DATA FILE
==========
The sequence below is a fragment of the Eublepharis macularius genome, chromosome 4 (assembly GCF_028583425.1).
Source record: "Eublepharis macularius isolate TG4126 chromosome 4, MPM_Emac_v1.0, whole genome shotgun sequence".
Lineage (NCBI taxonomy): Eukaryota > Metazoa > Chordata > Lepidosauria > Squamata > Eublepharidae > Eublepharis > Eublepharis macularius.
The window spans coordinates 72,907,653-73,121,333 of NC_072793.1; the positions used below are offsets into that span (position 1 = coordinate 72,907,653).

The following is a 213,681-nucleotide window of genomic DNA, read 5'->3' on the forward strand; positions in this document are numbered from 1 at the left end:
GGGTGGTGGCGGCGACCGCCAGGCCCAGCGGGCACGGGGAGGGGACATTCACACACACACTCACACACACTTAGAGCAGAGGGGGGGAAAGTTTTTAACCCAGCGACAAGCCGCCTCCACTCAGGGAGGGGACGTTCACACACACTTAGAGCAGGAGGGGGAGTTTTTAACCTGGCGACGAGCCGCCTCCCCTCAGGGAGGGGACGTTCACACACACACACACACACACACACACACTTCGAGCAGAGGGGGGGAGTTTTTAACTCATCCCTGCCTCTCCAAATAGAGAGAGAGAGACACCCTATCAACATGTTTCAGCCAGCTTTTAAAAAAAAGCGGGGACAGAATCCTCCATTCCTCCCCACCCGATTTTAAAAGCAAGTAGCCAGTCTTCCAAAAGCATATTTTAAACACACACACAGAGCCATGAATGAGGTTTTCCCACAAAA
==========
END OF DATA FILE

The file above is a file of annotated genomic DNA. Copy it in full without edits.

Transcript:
The sequence below is a fragment of the Eublepharis macularius genome, chromosome 4 (assembly GCF_028583425.1).
Source record: "Eublepharis macularius isolate TG4126 chromosome 4, MPM_Emac_v1.0, whole genome shotgun sequence".
Lineage (NCBI taxonomy): Eukaryota > Metazoa > Chordata > Lepidosauria > Squamata > Eublepharidae > Eublepharis > Eublepharis macularius.
The window spans coordinates 72,907,653-73,121,333 of NC_072793.1; the positions used below are offsets into that span (position 1 = coordinate 72,907,653).

The following is a 213,681-nucleotide window of genomic DNA, read 5'->3' on the forward strand; positions in this document are numbered from 1 at the left end:
GGGTGGTGGCGGCGACCGCCAGGCCCAGCGGGCACGGGGAGGGGACATTCACACACACACTCACACACACTTAGAGCAGAGGGGGGGAAAGTTTTTAACCCAGCGACAAGCCGCCTCCACTCAGGGAGGGGACGTTCACACACACTTAGAGCAGGAGGGGGAGTTTTTAACCTGGCGACGAGCCGCCTCCCCTCAGGGAGGGGACGTTCACACACACACACACACACACACACACACTTCGAGCAGAGGGGGGGAGTTTTTAACTCATCCCTGCCTCTCCAAATAGAGAGAGAGAGACACCCTATCAACATGTTTCAGCCAGCTTTTAAAAAAAAGCGGGGACAGAATCCTCCATTCCTCCCCACCCGATTTTAAAAGCAAGTAGCCAGTCTTCCAAAAGCATATTTTAAACACACACACAGAGCCATGAATGAGGTTTTCCCACAAAA